Massage therapists may be good with their hands, but most also have a knack for business. You’re likely to work for yourself, and your success depends largely on how many clients you bring in, so you’ll need to market yourself well and develop a rapport with repeat customers. Many massage therapists work part time in several locations, including spas, hospitals, cruise ships, and sports centers.
Massage therapy uses touch to treat injuries, sooth tired or overworked muscles, reduce stress, and promote general health. Treatment comes in many varieties, including Swedish massage, deep-tissue massage, reflexology, and sports massage, and most therapists specialize in one or more. In most states, massage therapists need a license to practice.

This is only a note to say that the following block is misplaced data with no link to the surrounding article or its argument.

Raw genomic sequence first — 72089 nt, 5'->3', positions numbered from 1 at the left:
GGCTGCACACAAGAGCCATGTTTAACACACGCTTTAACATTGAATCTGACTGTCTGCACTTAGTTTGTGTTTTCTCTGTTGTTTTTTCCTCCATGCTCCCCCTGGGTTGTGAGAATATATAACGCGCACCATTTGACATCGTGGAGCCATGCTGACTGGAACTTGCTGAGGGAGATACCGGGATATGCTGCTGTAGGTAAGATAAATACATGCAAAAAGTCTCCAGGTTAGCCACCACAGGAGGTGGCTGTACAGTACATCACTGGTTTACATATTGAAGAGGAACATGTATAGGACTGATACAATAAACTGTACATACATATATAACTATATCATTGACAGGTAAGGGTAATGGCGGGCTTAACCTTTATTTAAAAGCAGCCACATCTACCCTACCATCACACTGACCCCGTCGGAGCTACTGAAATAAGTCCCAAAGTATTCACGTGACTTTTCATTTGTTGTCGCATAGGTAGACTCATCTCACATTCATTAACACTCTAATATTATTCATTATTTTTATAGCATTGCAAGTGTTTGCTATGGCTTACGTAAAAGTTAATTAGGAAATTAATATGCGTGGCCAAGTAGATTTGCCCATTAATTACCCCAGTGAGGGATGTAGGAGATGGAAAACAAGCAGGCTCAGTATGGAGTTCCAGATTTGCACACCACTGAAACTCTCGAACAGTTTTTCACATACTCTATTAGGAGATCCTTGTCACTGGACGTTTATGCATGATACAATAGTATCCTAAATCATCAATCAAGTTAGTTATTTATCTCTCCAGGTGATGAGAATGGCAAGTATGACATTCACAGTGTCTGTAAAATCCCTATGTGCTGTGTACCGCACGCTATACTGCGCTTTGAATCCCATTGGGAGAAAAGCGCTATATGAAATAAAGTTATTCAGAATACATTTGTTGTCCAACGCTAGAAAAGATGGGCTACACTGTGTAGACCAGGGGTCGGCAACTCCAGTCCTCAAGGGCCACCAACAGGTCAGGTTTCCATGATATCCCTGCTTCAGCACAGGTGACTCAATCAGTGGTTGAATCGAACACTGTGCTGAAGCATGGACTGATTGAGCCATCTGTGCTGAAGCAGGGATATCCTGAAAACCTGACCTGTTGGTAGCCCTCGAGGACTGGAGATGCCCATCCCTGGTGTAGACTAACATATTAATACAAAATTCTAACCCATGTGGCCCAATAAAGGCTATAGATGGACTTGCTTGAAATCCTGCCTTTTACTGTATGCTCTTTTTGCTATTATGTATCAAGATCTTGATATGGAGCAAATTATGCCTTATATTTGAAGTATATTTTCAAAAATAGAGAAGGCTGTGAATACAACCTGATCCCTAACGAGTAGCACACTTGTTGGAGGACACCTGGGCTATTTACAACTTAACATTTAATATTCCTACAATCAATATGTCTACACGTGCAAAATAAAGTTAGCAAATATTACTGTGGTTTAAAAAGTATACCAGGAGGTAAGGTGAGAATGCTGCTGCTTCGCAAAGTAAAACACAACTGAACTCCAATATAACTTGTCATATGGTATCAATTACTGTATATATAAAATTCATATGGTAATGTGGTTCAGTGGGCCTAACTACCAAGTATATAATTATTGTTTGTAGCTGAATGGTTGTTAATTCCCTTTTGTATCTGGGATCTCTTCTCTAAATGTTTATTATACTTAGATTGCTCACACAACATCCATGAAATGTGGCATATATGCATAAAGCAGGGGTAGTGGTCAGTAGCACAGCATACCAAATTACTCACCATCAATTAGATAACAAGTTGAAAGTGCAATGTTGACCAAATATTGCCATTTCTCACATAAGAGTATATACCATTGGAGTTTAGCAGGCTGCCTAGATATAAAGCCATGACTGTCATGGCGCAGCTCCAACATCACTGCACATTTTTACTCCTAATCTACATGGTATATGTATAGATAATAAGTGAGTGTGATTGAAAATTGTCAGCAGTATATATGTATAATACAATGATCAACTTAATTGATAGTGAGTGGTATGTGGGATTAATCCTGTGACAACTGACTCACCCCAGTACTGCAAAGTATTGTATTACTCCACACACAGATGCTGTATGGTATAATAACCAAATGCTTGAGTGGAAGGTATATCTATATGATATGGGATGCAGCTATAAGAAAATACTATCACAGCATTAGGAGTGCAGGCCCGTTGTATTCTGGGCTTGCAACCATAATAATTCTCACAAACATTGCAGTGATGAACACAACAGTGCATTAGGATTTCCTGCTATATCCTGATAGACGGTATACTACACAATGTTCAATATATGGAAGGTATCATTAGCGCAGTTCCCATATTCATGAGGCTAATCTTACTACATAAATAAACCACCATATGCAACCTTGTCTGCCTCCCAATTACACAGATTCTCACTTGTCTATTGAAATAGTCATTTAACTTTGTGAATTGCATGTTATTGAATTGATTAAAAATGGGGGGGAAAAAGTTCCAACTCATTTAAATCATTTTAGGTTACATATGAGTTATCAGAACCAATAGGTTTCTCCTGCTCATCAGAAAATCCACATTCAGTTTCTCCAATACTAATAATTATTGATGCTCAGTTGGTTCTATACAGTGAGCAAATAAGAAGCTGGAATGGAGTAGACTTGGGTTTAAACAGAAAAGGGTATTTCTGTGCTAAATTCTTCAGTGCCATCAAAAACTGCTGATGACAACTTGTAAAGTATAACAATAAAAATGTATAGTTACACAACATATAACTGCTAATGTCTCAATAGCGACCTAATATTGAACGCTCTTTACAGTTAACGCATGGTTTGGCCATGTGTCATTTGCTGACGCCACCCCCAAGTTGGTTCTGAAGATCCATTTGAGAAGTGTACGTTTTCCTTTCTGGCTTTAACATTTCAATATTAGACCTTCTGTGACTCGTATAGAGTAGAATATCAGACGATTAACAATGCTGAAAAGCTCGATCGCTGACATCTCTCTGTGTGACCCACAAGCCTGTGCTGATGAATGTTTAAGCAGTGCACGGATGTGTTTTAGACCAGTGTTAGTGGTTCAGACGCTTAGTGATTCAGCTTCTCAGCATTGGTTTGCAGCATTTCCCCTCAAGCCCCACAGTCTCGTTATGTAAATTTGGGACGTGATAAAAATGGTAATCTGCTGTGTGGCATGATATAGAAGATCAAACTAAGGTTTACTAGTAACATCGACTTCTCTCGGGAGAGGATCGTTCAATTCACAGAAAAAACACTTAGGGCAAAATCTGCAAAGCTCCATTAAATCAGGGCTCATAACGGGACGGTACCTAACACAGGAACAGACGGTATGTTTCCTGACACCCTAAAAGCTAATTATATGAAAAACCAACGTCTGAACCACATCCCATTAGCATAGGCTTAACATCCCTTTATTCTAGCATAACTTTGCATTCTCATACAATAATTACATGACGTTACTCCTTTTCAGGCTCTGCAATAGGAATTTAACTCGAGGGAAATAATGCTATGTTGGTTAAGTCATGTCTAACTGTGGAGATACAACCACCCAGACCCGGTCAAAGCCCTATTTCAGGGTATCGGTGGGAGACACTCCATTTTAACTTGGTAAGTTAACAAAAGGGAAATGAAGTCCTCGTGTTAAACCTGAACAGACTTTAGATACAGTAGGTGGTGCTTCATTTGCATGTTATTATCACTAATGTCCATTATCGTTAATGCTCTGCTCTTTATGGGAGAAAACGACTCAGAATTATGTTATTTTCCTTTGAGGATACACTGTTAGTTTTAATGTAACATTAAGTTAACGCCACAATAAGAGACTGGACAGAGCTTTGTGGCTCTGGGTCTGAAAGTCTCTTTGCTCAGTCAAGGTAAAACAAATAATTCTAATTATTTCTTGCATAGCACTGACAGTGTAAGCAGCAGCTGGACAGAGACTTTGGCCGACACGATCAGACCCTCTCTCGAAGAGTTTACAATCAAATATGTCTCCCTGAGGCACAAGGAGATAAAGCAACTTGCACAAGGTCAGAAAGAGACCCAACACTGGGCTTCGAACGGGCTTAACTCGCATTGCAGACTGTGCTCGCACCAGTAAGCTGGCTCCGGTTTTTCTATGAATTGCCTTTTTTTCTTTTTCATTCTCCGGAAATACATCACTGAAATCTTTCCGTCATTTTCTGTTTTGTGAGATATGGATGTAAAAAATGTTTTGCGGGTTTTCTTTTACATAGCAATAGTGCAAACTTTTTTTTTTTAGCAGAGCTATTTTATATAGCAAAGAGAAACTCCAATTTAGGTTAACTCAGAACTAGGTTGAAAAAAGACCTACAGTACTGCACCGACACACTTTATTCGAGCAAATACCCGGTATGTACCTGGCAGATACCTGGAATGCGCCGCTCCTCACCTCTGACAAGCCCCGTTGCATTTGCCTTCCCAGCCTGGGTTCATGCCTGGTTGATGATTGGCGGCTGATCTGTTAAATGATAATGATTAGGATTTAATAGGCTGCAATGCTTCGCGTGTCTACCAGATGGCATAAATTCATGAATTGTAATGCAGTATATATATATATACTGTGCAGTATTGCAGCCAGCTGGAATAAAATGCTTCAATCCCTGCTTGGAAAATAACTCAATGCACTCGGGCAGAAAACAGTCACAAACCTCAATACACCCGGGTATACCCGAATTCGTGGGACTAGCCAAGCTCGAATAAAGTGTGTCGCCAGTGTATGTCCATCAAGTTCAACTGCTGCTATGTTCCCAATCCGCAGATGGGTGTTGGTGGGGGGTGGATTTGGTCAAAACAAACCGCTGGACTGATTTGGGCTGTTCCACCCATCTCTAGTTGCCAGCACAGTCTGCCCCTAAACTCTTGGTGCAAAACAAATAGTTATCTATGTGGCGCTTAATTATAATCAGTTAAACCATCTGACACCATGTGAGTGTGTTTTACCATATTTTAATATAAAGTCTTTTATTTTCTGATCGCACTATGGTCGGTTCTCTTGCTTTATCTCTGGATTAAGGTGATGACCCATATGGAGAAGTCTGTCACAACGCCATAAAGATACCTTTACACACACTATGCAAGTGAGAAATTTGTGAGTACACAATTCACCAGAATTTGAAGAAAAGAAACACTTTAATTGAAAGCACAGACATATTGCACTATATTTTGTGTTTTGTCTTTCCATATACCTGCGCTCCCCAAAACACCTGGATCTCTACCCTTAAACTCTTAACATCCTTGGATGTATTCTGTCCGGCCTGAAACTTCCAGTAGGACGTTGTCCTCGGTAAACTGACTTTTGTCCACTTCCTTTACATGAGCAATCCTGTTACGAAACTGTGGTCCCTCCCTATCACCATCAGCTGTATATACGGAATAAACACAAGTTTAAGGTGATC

As massage therapy becomes more popular, employment is expected to grow faster than average—19 percent between 2008 and 2018, according to the Labor Department. Although this industry certainly hasn’t been spared the wrath of the recession, more spas and massage clinic franchises are popping up to meet increased demand for massage services, creating new openings for therapists. Massage therapists held about 122,400 jobs in 2008, and more than half were self-employed. Many more practice massage therapy as a secondary source of income.
Of those who are self-employed, most own their own businesses or work as independent contractors. Others find employment in personal care services establishments, the offices of physicians and chiropractors, fitness and recreational sports centers, and hotels. Employment is concentrated in metropolitan areas, as well as resort and destination locales.
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